The type of woman who is almost non existent in Hollywood.

Grey haired model, Cindy Joseph


Alright, I’ve got something I want you to do for me. For the purposes of this post, I need you to name as many female grey-haired celebrities as you can: GO. No, that’s okay. I’ll wait…. Waiting…

How’d you go?

I’m going to take a wild stab in the dark and guess that the number you came up with was in the single digits. And there is a reason for this. Grey-haired women in Hollywood are virtually non-existent. For all my (some might say wasted) pop culture knowledge, I could only name two silver vixens: Helen Mirren and Dame Judi Dench.

Looking around at my social circle – relatives, friends, neighbours, and colleagues – I don’t have a single grey-haired role model in my life. Occasionally I’ll spy a bit of grey regrowth in my mother’s hair when she’s been too busy to get to the hairdressers; the same goes for her mother, my 82-year-old Nan. As for everyone else I’m guessing they have grey hair in some form or other but I’ve never seen it.

Considering grey hair can appear as early as your twenties and many women choose to extend the life of their original hair colour, it’s a fairly large chunk of a woman’s life that is spent in the hairdresser’s chair.

Whether it’s vanity that drives us to hide the ashy white we associate with old age or just a personal preference, there is a perception in society that embracing a full silver scalp implies you have either let yourself go or you own eleven cats and dabble in witchcraft.

Setting out to dispel this tired stereotype is a group of New York women led by 60-year-old model (and accidental poster child for grey hair) Cindy Joseph, who organised a march through Times Square called the “Silver Sisters Strut” as a means of celebrating not just grey hair but – gasp – long, flowing grey hair. Of the demonstration she said, “We are the women that we wished we would have had in our lives… if they weren’t busy getting their hair dyed.”

That’s a sentiment echoed by radio presenter Yumi Stynes, we spoke to her last year about going grey, hair dye and her silver-haired style icons.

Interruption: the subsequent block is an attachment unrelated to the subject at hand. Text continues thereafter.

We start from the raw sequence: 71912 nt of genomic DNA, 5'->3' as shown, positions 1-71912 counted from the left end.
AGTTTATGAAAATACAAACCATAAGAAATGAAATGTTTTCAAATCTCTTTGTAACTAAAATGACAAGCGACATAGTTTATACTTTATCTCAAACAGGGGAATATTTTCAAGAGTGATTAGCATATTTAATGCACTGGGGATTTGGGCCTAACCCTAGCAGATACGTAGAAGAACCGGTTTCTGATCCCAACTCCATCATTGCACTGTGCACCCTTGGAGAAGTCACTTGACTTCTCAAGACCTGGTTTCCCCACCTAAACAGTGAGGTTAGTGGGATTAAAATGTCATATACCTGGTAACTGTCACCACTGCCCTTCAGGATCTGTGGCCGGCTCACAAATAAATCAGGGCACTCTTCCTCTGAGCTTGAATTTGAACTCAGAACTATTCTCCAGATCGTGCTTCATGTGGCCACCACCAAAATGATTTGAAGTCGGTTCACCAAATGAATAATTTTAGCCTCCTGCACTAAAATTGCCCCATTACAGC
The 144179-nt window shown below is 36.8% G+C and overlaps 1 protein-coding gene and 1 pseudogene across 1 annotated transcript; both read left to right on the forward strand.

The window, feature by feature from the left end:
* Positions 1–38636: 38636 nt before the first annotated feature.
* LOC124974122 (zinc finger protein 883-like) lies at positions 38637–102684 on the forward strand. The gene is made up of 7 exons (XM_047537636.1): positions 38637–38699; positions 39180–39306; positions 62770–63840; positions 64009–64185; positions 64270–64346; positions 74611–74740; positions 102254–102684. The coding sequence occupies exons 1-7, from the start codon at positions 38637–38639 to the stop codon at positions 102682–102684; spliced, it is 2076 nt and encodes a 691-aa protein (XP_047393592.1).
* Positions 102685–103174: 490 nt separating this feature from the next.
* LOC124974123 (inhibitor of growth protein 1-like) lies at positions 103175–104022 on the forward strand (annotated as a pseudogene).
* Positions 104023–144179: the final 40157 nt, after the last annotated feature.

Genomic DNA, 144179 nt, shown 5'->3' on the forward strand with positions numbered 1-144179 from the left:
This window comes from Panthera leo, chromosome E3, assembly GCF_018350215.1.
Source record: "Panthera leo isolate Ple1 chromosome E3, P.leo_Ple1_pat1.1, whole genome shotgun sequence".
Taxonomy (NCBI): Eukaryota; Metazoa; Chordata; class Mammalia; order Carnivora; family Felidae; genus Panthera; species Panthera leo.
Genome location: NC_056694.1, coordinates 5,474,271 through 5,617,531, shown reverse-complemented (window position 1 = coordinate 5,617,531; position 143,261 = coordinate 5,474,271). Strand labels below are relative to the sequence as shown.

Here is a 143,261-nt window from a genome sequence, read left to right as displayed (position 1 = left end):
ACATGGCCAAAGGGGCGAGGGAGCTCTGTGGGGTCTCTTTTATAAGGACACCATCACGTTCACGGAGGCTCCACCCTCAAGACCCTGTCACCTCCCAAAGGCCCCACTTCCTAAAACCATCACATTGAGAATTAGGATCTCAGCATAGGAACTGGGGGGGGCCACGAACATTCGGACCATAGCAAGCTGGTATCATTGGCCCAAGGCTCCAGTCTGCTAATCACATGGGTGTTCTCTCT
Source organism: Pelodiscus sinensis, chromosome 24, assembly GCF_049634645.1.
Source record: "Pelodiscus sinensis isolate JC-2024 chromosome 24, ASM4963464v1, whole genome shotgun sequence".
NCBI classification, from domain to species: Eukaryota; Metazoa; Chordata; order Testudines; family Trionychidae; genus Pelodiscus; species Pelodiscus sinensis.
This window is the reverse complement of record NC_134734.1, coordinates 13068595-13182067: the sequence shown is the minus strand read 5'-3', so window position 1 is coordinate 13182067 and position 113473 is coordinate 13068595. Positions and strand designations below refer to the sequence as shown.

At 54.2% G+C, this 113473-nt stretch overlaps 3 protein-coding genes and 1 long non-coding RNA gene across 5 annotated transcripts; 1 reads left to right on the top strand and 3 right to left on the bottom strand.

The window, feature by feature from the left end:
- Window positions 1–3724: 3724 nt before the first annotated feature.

When did you first notice your grey hair?

I found my first white hair when I was six years old! And ever since then they’ve been accumulating. It didn’t worry me then, it doesn’t worry me now.

What’s the reason behind your decision not to dye your hair?

“I dyed my hair twice in my life. Once, in 1995 I dyed it blue. This involved bleaching it white first, which took FIVE HOURS IN THE SALON. I was so bored and the whole experience was expensive and vain and dull.

The only other time I dyed my hair was when I was getting ready for the ARIA Awards – I used to cover the red carpet every year for Channel V. The day before the ceremony my boyfriend gave me a haircut that was SO SHIT that I thought dyeing it might distract everyone from the fact that I looked like a chubby 12-year-old boy! Fail!

So…I don’t dye my hair because it’s boring. And I quite like it the way it is. But if it ever gets to the point where I don’t like how it looks, I will happily dye it. It’s not a political point I’m dogmatic about.”

Any advice for people noticing their first few greys?

Do whatever you like! The one thing I’ve realized again and again as I get older is that it never pays to worry about what other people think of you. Laugh, eat, smile, love. I’d love to be a ridiculous old lady with wildly colored hair and lots of cats wearing beads and tie-died frocks.

As someone who also abhors the amount of time the hair colouring process takes, I hope to embrace silver and strut my salt and pepper when the time comes. Hopefully by then it won’t be considered subversive or brave.

Take a look through our gallery of our favourite silver-haired celebs (the vast bulk of whom are men):

If you do decide to embrace grey hair and down the hair dye, why does it have to be a statement about ageing gracefully and not just a natural process?